Janet bought a home in Phoenix and began to fill it with her many hobbies. She was a button collector, she loved hedgehogs, she collected recipes, she loved to read, she joined the Red Hat Society, and she started travelling. She also learned to create beautiful cards with rubber stamps, ribbons, glitter, and special techniques. She was an active member of ST. Peter’s, where she sang in the choir, was a member of the vestry, and had an extensive ministry of making cards for all occasions for members and friends. When she sold her home and moved to Sun City , she was no longer active at St. Peter’s due to deteriorating health, but her concern for “you all” continued.

She and our cousin travelled often to “exotic”places, but she was most partial to England and the British Isles . All the women in our family have enjoyed “taking tea” together when we can.

Janet’s many talents and interests have touched the lives of more people than we will ever know.

Thoughts read by Emily for Martha Moses Vosburg:

Janet Wheeler was a most influential woman on my life; it was because of her I am who I am today. She generously showered me with gifts and treated me as someone important.
She loved to surround herself with my favorite things; or are they my favorite things because of her? Buttons, bows, ribbons and lace all became even prettier under her imaginative hand. Enchanted fairies and hobbits, gnomes and hedgehogs, whose magical stories came to life with Aunt Janie. She shared sentimental stories about ancestors and collected pictures and heirlooms to go with them. She taught me to value history.
Artistic pursuits with my Aunt Janie were one of the best things she taught me in life. As a child she patiently taught me how to make pretty things, and I never made mistakes. She accepted imperfections as part of the beauty whether it was a stamped card, Christmas ornament or frosted cookie. She nurtured creativity in me.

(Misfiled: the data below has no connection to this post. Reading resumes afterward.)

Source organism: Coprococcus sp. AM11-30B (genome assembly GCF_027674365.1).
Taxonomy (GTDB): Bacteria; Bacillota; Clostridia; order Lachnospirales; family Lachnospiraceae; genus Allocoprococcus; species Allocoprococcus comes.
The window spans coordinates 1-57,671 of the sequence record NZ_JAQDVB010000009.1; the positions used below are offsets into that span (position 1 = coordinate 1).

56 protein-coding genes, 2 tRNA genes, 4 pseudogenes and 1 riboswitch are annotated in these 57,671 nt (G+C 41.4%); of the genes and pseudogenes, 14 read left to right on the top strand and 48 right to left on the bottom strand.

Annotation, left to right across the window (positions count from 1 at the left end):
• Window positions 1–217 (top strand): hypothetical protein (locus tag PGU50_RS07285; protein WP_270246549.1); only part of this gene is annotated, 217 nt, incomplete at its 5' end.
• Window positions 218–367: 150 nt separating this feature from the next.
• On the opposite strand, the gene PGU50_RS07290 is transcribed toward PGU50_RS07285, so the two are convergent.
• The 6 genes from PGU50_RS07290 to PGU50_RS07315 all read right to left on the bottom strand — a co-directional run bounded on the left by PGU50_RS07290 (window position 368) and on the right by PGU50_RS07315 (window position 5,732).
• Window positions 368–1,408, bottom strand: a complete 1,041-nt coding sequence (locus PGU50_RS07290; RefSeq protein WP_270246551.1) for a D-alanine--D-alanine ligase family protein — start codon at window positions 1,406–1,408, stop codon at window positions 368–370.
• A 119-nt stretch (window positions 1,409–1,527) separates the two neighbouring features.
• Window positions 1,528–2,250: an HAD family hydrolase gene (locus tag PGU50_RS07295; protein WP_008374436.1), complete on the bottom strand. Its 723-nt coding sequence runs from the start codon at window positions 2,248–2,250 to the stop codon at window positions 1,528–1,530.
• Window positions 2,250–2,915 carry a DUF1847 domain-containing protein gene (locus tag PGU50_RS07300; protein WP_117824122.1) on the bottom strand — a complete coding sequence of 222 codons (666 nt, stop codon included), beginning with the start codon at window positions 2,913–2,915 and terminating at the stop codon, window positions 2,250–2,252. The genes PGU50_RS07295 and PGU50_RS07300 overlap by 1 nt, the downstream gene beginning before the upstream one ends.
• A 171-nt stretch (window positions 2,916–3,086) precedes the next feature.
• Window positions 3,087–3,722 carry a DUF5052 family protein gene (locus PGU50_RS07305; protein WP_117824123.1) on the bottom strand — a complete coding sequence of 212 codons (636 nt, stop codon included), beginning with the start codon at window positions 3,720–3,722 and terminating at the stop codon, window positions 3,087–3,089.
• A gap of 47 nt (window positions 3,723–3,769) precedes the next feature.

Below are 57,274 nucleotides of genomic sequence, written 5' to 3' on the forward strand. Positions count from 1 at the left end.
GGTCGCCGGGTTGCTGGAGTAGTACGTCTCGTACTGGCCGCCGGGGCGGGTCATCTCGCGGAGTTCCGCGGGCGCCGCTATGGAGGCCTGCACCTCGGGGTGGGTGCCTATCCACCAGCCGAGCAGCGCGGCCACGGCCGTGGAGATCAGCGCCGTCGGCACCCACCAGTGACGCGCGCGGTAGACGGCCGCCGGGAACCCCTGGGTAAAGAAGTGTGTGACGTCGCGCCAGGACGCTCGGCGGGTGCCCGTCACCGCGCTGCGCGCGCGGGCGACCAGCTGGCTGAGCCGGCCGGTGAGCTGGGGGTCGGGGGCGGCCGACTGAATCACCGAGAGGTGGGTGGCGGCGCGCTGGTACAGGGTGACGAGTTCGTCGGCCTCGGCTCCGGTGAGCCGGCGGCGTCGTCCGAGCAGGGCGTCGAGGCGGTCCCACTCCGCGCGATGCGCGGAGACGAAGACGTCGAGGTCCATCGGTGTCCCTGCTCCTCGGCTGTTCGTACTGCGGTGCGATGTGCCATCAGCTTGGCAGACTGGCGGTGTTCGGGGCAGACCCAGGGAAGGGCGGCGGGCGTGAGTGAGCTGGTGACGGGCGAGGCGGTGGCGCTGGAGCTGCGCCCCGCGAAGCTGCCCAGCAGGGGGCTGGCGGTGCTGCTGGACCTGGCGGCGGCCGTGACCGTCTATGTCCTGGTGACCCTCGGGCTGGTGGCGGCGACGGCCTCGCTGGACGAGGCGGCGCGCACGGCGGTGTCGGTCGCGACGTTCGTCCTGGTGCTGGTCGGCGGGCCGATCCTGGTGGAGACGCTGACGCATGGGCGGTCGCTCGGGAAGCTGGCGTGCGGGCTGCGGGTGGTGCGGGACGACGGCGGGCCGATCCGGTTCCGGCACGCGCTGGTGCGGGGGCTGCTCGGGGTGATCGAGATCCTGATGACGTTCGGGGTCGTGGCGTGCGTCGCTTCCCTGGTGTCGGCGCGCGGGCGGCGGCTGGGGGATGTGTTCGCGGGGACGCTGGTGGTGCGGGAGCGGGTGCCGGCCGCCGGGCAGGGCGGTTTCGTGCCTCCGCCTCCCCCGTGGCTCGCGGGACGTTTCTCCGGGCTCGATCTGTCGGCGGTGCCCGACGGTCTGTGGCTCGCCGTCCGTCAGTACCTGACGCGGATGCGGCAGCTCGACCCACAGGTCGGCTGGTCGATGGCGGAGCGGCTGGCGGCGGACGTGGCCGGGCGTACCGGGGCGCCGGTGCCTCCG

She was brave and I admired her for it. A modern woman who wasn’t afraid to make a career, buy a home and make life an adventure to be lived. She instilled confidence in me and provided nourishment for my potential. I can’t thank Aunt Janie enough for all she gave me.

A poem sent to be read by Jen Wheeler – I wish we could be there on Saturday with you all. I read this passage is a book this summer and thought of the view of the valley from the hill at Grandmas trailer. I read it many times and thought of Janet. Just wanted to share it with you. Love You!

There is in this valley a beating heart. It is always and ever there. And when I am gone, it will beat for you, and when you are gone, it will beat for your children and theirs, forever. Forever. Until there is no water, no air, no green in the spring, or gold in the autumn, no stars from the sky or wind from the north.

And when you cannot speak, it will speak for you. When you cannot see, it will be our eyes. When you cannot remember, it will be your memory. It will never forget you.

And when you cannot be faithful, it will save place for your return. This a gift to you. It cannot be taken away. It is yours forever.

It is the narrative of this world, and the scrapbook of your own small life, and, when you are gone into ash and darkness and the grave, it will tell your story.